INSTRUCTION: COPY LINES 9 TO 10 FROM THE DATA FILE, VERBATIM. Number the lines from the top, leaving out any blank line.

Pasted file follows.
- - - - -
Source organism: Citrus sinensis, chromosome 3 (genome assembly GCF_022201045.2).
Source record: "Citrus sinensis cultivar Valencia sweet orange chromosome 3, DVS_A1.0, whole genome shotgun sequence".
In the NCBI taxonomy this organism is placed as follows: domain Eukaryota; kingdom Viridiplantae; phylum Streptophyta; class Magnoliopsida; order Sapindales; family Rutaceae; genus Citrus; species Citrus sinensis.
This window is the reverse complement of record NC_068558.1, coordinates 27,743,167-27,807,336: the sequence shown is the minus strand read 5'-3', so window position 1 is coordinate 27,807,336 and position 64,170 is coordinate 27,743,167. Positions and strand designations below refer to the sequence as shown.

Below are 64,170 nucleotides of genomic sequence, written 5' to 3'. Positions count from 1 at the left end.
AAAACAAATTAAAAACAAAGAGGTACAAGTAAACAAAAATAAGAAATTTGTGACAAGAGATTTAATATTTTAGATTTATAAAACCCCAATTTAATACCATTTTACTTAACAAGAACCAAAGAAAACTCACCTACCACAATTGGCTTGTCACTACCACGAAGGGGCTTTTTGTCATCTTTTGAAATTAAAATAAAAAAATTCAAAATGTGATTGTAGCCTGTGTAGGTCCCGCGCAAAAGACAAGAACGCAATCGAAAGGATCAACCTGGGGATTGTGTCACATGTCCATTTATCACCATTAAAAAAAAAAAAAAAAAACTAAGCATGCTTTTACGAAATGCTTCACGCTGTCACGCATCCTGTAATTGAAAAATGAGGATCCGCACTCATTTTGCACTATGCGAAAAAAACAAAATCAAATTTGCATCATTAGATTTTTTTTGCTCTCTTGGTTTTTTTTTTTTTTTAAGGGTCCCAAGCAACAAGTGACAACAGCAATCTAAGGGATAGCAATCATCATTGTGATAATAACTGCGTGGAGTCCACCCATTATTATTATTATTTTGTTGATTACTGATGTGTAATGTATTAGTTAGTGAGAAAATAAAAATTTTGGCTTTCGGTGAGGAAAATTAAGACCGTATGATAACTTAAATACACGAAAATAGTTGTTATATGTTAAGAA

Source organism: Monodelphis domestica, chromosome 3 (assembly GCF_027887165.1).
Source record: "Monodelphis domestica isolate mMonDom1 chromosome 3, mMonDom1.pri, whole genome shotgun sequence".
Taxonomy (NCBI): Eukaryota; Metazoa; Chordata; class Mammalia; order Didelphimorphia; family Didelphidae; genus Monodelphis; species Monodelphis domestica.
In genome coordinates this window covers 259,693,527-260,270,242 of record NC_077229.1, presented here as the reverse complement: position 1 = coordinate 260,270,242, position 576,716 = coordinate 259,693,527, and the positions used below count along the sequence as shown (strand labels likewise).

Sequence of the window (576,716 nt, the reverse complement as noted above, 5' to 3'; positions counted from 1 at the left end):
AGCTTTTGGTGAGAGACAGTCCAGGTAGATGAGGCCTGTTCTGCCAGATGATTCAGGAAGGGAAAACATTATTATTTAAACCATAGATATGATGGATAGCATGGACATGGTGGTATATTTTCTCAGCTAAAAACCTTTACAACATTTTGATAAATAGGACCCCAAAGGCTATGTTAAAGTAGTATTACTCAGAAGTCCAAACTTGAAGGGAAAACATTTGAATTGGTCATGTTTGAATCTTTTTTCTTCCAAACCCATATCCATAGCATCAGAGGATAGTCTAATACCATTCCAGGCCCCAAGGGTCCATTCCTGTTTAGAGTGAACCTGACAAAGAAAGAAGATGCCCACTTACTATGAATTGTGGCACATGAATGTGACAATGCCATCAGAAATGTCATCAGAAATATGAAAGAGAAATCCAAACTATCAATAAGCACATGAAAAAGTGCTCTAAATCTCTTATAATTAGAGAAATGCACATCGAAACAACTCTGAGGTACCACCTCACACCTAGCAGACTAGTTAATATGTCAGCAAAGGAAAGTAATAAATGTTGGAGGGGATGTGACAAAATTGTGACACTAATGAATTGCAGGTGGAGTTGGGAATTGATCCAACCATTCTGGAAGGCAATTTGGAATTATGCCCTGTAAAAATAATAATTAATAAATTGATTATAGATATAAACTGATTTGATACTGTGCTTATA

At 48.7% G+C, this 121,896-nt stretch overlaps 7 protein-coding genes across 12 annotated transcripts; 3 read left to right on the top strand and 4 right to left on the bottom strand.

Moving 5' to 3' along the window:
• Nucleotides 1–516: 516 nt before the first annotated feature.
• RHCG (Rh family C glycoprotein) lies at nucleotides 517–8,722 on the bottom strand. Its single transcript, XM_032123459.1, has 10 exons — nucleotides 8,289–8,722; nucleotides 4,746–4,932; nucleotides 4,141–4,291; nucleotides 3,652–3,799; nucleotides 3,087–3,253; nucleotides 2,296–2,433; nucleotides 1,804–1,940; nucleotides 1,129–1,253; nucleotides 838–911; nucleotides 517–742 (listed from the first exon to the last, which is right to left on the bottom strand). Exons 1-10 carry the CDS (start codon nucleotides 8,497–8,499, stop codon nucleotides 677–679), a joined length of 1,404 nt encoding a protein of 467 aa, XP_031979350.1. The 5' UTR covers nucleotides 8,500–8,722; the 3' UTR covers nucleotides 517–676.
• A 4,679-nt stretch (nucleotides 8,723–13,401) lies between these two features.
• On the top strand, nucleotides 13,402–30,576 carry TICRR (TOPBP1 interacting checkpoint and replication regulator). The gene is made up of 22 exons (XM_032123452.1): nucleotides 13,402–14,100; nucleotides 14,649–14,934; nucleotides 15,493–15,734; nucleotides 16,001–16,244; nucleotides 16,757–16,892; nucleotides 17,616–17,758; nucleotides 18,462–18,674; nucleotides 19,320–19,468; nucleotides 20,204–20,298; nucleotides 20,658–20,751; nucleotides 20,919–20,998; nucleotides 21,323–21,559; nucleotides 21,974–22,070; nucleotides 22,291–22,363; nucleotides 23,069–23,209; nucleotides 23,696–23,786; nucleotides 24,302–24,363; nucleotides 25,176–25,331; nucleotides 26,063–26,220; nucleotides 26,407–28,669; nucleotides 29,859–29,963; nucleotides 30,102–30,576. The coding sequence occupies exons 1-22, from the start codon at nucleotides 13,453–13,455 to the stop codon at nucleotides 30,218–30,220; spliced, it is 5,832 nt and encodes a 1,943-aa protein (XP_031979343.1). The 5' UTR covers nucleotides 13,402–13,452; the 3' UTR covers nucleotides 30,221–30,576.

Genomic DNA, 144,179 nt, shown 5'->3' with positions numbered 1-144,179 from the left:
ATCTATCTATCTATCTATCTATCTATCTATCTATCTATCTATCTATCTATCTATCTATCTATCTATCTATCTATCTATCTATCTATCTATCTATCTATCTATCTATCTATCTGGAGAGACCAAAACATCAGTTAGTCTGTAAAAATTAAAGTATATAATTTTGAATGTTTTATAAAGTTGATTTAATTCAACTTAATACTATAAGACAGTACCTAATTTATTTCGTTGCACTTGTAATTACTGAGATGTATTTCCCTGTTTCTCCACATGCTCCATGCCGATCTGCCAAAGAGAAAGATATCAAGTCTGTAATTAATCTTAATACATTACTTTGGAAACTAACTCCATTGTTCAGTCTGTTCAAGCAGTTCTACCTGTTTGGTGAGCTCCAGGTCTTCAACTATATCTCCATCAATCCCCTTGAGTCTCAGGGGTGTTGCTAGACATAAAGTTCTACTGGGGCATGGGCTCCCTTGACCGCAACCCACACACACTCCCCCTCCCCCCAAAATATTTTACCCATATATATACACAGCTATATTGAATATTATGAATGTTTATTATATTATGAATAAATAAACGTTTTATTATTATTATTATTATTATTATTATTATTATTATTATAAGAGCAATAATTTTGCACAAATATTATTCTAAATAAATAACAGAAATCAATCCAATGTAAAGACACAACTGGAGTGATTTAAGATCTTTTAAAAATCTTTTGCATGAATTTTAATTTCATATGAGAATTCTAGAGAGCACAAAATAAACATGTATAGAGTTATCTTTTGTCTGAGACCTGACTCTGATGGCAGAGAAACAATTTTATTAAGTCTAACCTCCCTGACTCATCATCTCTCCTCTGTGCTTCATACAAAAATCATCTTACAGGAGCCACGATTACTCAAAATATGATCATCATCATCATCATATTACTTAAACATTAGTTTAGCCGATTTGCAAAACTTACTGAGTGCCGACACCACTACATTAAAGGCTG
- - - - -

Taxonomy (NCBI): Eukaryota; Metazoa; Chordata; class Mammalia; order Didelphimorphia; family Didelphidae; genus Monodelphis; species Monodelphis domestica.
In genome coordinates this window covers 259,693,527-260,270,242 of record NC_077229.1, presented here as the reverse complement: position 1 = coordinate 260,270,242, position 576,716 = coordinate 259,693,527, and the positions used below count along the sequence as shown (strand labels likewise).